Both Simon and Jason’s families are providing lodging and gathering space in their homes. Both remain grateful for our love and prayers. Both acknowledged the magnitude of the work before them. “The recovery effort will take years,” Jason predicted. “Right now, the eyes of the world are upon us,” Simon said. “Please don’t turn away when the world’s attention moves elsewhere.”
Of course the physical and emotional toll is high. “We walked for two days in search of milk for a three-year old living with us; I worry about running out of food,” Simon told me. Jason said, “When I saw the sun shining for the first time since last Thursday, I broke down and wept.” Bishop Doyle wrote, “I was and continue to be a bit in shock with all that is going on.”
Yet here is a calm, prayerful resolve emanating from the Diocese of Texas. Its people are organizing for a sustained ministry of presence, compassion, and direct aid. Again, from Bishop Doyle:
We are engaging the mission of Harvey that has found us. And we are so fortunate to have friends from across the communion who have reached out as a sign of hope, who are offering prayers, who are reminding us that the storm shall not have the last word. Death and destruction never has the last word and we are ready to give a testimony to the hope that is in us. God is good and we are buoyed, literally, by the love of friends and coworkers here and around the world – for that is the love of Christ which is greatly evidenced in such dire times.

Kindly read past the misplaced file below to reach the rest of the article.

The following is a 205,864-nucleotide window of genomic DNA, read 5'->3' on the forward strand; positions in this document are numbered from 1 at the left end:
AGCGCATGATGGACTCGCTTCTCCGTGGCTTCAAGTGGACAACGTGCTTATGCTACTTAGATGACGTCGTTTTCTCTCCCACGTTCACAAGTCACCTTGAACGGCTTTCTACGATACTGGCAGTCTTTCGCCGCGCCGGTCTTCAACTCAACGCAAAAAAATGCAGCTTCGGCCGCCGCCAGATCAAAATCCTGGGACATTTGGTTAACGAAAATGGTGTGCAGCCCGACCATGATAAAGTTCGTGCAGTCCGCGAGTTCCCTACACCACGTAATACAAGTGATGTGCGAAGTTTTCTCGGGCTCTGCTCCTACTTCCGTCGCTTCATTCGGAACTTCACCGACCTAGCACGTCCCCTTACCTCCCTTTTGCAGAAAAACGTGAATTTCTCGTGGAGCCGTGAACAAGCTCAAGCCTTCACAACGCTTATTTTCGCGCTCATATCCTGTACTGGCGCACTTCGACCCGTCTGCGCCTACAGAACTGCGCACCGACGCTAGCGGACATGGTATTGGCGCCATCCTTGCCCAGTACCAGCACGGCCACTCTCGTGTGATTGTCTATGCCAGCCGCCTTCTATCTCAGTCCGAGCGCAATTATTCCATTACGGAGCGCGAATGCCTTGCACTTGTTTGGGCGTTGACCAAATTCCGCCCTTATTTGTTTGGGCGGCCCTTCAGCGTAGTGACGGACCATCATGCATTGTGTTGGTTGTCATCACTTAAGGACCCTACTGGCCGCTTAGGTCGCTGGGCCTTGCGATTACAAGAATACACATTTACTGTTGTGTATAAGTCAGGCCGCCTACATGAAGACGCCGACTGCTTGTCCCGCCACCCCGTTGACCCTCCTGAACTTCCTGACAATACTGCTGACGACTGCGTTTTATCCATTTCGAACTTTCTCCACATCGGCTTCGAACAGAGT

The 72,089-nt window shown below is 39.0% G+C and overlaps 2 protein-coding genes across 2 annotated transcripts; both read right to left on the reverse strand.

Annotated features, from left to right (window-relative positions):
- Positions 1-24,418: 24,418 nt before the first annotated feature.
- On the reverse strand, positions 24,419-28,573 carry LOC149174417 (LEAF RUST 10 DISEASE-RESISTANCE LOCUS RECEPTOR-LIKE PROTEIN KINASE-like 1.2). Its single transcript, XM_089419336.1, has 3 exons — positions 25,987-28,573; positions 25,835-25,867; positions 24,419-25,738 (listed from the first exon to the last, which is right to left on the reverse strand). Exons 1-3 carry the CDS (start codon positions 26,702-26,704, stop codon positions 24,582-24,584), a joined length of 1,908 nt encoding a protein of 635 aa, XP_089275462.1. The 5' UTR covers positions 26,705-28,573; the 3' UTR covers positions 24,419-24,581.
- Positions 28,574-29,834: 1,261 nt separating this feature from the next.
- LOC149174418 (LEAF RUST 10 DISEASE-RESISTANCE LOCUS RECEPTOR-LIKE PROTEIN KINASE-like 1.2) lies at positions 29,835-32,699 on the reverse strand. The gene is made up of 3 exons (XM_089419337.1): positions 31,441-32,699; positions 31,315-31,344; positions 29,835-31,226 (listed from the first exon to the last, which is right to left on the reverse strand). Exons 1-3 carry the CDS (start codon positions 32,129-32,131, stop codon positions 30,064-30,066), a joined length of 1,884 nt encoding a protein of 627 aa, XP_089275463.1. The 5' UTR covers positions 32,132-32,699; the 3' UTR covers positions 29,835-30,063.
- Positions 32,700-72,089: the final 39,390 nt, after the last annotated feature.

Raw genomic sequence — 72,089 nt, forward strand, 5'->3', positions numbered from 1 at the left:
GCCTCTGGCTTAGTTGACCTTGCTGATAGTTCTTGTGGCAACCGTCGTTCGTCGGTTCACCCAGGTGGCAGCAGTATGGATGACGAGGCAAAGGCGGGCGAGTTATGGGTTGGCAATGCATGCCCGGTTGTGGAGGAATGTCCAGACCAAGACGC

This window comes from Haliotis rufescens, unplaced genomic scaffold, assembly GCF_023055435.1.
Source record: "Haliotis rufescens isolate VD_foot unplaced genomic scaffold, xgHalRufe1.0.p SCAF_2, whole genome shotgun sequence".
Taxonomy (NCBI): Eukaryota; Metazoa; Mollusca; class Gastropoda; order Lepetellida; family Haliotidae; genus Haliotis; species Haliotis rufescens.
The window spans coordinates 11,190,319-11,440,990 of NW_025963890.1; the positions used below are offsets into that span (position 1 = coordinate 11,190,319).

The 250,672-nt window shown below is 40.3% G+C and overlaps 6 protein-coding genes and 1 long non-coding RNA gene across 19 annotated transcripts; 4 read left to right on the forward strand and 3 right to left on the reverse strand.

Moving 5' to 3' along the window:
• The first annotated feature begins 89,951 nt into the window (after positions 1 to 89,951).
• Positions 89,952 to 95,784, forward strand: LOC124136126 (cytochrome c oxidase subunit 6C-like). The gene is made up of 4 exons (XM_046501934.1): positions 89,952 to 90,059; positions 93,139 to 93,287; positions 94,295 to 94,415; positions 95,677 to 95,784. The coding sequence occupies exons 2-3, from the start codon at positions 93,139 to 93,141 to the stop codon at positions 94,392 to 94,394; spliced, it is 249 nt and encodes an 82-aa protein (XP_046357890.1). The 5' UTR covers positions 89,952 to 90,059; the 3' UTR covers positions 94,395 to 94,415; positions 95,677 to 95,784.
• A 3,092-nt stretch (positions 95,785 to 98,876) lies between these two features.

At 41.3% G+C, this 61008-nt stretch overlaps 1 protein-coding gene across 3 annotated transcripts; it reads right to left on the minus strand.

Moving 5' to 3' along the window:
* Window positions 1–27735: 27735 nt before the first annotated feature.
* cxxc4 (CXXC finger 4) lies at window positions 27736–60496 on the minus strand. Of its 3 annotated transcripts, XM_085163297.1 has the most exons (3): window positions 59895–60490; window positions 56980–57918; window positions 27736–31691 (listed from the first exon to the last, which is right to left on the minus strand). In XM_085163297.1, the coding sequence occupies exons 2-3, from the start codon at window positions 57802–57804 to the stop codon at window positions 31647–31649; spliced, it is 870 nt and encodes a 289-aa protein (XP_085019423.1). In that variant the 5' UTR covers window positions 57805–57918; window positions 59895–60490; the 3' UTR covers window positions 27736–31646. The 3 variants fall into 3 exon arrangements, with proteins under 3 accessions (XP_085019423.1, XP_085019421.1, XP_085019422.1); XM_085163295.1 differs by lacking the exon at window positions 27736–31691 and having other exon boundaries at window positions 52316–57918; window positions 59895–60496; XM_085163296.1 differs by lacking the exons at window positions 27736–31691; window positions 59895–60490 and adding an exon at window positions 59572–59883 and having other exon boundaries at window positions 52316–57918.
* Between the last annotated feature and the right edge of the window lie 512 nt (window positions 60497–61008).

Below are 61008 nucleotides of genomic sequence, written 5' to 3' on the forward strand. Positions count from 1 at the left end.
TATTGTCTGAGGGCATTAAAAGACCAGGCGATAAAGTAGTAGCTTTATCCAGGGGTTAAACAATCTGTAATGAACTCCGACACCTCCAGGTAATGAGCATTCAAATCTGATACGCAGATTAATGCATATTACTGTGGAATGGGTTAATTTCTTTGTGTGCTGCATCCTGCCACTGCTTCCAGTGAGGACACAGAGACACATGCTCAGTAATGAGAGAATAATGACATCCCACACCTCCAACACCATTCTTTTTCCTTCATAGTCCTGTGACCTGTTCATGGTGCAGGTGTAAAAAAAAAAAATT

And always the good neighbor himself, Bishop Doyle reminded us not to forget those throughout Texas and Louisiana. “As the storm has left us, it now batters our brothers and sisters to the east.”
In whatever ways we can, Jesus invites us to be good neighbors, now and in the future.
Interfaith Leaders to President Trump and Congress: “Support Dreamers, Keep DACA in Place”
Christian, Jewish, and Muslim Leaders Issue Joint Statement in Support of “Deferred Action for Childhood Arrivals” Program
In response to growing concerns about President Trump’s consideration of discontinuing the Deferred Action for Childhood Arrivals (DACA) program, His Eminence Donald Cardinal Wuerl, archbishop of Washington; the Right Reverend Mariann Edgar Budde, bishop of the Episcopal Diocese of Washington; Rabbi M. Bruce Lustig, senior rabbi of Washington Hebrew Congregation; and Imam Talib M. Shareef of Masjid Muhammad, The Nation’s Mosque, have published the following open letter to President Trump and Congressional leaders.
Dear Mr. President and Congressional Leaders: